If you have been the victim of an accident through no fault of your own and you have suffered an injury, you may feel overwhelmed. This is completely and totally understandable. Being involved in an unexpected accident can be shocking and unsettling to say the least.
After such a situation occurs, the first and most important thing to do is seek immediate medical care.
Immediately after an accident, it can be difficult to tell the exact extent of any potential injuries. As a result, it is important to have a trained physician examine you immediately and to follow through with all medical care that is recommended. After doing so, however, many people begin to realize that, unfortunately, as a result of the accident, medical bills can begin to quickly mount up. And that is not even to mention the fact that these expenses are in addition to the financial difficulties that may be caused by having to miss time from work.
Am I Entitled to Personal Injury Damages?
As expenses and financial difficulties begin to increase, you might find yourself feeling that it is more than a little unfair that you bear the burden of these costs when you did not cause the accident that is responsible for them. If so, you are entirely correct. If you have not yet done so, it can be a very wise decision to search for and consult with an experienced personal injury attorney who might be able to advise you as to whether or not you have a case and what potential damages you might be able to receive.
As far as personal injury cases are concerned, many are generally aware that the opportunity to file a lawsuit exists but remain unclear as to exactly what types of damages may be available. This is understandable, as the law can often be complex and confusing. Certainly, consulting with an attorney who is knowledgeable and experienced in the area of personal injury law is the best way to find out what type of compensation you may be entitled to.
In the meantime, however, a broad overview of the various types of compensation available to those who file a personal injury lawsuit can be quite helpful. In a personal injury case, damages are paid to an injured person, commonly referred to as the plaintiff, by the person or the company found to be legally responsible for the accident at issue. In some cases, damages are awarded by a judge or jury after a full trial, and in other cases, the parties agree to a settlement prior to a verdict being rendered.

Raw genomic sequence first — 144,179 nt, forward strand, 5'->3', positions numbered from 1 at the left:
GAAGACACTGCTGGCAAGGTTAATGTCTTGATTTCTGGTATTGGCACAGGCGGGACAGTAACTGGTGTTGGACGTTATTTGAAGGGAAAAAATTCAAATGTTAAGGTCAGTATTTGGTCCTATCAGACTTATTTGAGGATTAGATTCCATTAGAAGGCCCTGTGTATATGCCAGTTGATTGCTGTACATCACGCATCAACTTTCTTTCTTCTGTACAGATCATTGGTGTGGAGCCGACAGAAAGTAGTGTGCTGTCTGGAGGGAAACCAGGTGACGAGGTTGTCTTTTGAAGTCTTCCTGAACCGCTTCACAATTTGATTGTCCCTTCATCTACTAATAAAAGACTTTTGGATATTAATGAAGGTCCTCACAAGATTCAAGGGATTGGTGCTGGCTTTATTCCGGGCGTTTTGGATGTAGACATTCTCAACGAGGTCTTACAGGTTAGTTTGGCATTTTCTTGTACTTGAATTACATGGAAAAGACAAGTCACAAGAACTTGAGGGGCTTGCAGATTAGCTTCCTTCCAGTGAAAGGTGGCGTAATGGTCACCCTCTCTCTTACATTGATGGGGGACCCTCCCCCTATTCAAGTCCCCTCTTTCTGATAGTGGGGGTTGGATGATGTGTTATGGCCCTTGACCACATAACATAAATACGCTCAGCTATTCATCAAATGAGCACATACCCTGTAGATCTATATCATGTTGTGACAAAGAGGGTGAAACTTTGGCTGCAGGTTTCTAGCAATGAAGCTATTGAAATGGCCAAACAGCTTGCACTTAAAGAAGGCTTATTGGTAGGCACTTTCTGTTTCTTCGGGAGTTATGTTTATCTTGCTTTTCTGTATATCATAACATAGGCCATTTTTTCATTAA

Essentially, there are two broad categories of damages awarded in a personal injury: case-compensatory and punitive.
Compensatory damages are those that seek to reimburse or to compensate an injured party for the harm that they have suffered. The majority of personal injury damages are, in fact, classified as compensatory. These damages are intended to make the plaintiff “whole” from a monetary standpoint, as much as possible. Common examples of compensatory damages in personal injury cases include:
- Medical Treatment: Certainly, after an accident, there can be numerous medical expenses – past, current, and future. A personal injury award for damages will almost always include damages for medical care associated with the accident. That will include payment for bills already incurred as well as payments made based on estimated future medical costs.
- Income: in some cases, your injury may cause you to miss a significant amount of work. It may even result in your inability to return to your job. In these cases, you may be entitled to damages, not only for income already lost but also for the money you would have been able to earn in the future were it not for the accident. This is often also referred to as “loss of earning capacity”.
- Property: If any of your personal property was damaged as a result of the accident, you may be entitled to reimbursement for repairs to the property or compensation for the fair market value of the property that was lost.
- Pain and Suffering: If, as a result of the accident, you sustained serious discomfort that is ongoing and significant, you may be entitled to compensation for that pain and suffering. Other damages may, in some more rare circumstances, be also available for emotional distress if the accident caused a significant psychological impact (such as fear or anxiety) that can be proven to affect you physically.
- Loss of Enjoyment and/or Consortium: If, as a result of the accident, you are unable to enjoy things you previously loved (hobbies, activities, even a full and emotionally healthy relationship with your spouse), you may be entitled to compensatory damages as a result.
While this is a list of many common types of compensatory damages, it is not exhaustive or exclusive. Certainly, consulting with an attorney who is knowledgeable about the law and who understands the particular circumstances of your case can be helpful in ensuring that you receive all of the benefits you may be entitled to.
In addition to compensatory damages, there are some cases in which the defendant’s conduct is particularly horrific or egregious. In those situations, a plaintiff may be awarded punitive damages. Punitive damages (coming from the root word “to punish”) are intended to do exactly that. These sorts of damages are awarded to the plaintiff in order to punish the defendant for his or her conduct – essentially to hurt them financially in order to serve as a deterrent for any future similar conduct. Punitive damages are often capped at a certain amount that is dependent upon your state and the particular circumstances. Again, an attorney will be able to advise you as to any damages for which you may be eligible.
Call 303 Legal Today
At 303 Legal, we would be happy to answer any additional questions you may have about personal injury suits and the damages that you may be entitled to if you are eligible to file a lawsuit as a result of an accident in which you’ve been involved. We would welcome the opportunity to talk to you soon.